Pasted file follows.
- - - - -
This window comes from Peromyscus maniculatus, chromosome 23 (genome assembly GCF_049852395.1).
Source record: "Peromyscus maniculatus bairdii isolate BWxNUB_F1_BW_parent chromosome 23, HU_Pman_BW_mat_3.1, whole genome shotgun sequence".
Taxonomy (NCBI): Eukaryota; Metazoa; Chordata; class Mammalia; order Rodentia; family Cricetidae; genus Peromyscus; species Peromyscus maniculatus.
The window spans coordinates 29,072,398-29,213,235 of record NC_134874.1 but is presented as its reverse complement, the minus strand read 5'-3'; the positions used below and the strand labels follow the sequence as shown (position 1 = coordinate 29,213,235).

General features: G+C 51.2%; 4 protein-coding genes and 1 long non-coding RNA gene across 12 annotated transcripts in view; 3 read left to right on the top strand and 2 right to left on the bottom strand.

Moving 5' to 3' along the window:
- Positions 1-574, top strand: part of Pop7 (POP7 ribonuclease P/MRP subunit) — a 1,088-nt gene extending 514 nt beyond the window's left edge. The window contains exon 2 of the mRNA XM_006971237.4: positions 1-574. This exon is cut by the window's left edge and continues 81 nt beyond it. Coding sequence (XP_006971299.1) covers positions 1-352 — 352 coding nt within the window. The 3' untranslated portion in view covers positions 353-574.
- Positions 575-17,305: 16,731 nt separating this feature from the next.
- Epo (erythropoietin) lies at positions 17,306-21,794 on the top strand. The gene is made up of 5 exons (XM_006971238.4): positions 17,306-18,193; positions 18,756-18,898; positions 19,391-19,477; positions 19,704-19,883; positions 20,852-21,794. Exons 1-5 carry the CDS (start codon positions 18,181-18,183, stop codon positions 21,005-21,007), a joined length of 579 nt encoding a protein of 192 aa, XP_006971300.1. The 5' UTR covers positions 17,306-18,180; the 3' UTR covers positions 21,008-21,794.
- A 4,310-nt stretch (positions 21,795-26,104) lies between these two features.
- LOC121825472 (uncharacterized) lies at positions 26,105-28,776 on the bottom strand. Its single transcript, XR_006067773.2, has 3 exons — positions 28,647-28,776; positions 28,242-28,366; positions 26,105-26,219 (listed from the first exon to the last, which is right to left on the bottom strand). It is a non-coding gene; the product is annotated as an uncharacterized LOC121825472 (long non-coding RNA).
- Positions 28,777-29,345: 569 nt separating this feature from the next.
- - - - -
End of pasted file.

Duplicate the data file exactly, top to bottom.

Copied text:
This window comes from Peromyscus maniculatus, chromosome 23 (genome assembly GCF_049852395.1).
Source record: "Peromyscus maniculatus bairdii isolate BWxNUB_F1_BW_parent chromosome 23, HU_Pman_BW_mat_3.1, whole genome shotgun sequence".
Taxonomy (NCBI): Eukaryota; Metazoa; Chordata; class Mammalia; order Rodentia; family Cricetidae; genus Peromyscus; species Peromyscus maniculatus.
The window spans coordinates 29,072,398-29,213,235 of record NC_134874.1 but is presented as its reverse complement, the minus strand read 5'-3'; the positions used below and the strand labels follow the sequence as shown (position 1 = coordinate 29,213,235).

General features: G+C 51.2%; 4 protein-coding genes and 1 long non-coding RNA gene across 12 annotated transcripts in view; 3 read left to right on the top strand and 2 right to left on the bottom strand.

Moving 5' to 3' along the window:
- Positions 1-574, top strand: part of Pop7 (POP7 ribonuclease P/MRP subunit) — a 1,088-nt gene extending 514 nt beyond the window's left edge. The window contains exon 2 of the mRNA XM_006971237.4: positions 1-574. This exon is cut by the window's left edge and continues 81 nt beyond it. Coding sequence (XP_006971299.1) covers positions 1-352 — 352 coding nt within the window. The 3' untranslated portion in view covers positions 353-574.
- Positions 575-17,305: 16,731 nt separating this feature from the next.
- Epo (erythropoietin) lies at positions 17,306-21,794 on the top strand. The gene is made up of 5 exons (XM_006971238.4): positions 17,306-18,193; positions 18,756-18,898; positions 19,391-19,477; positions 19,704-19,883; positions 20,852-21,794. Exons 1-5 carry the CDS (start codon positions 18,181-18,183, stop codon positions 21,005-21,007), a joined length of 579 nt encoding a protein of 192 aa, XP_006971300.1. The 5' UTR covers positions 17,306-18,180; the 3' UTR covers positions 21,008-21,794.
- A 4,310-nt stretch (positions 21,795-26,104) lies between these two features.
- LOC121825472 (uncharacterized) lies at positions 26,105-28,776 on the bottom strand. Its single transcript, XR_006067773.2, has 3 exons — positions 28,647-28,776; positions 28,242-28,366; positions 26,105-26,219 (listed from the first exon to the last, which is right to left on the bottom strand). It is a non-coding gene; the product is annotated as an uncharacterized LOC121825472 (long non-coding RNA).
- Positions 28,777-29,345: 569 nt separating this feature from the next.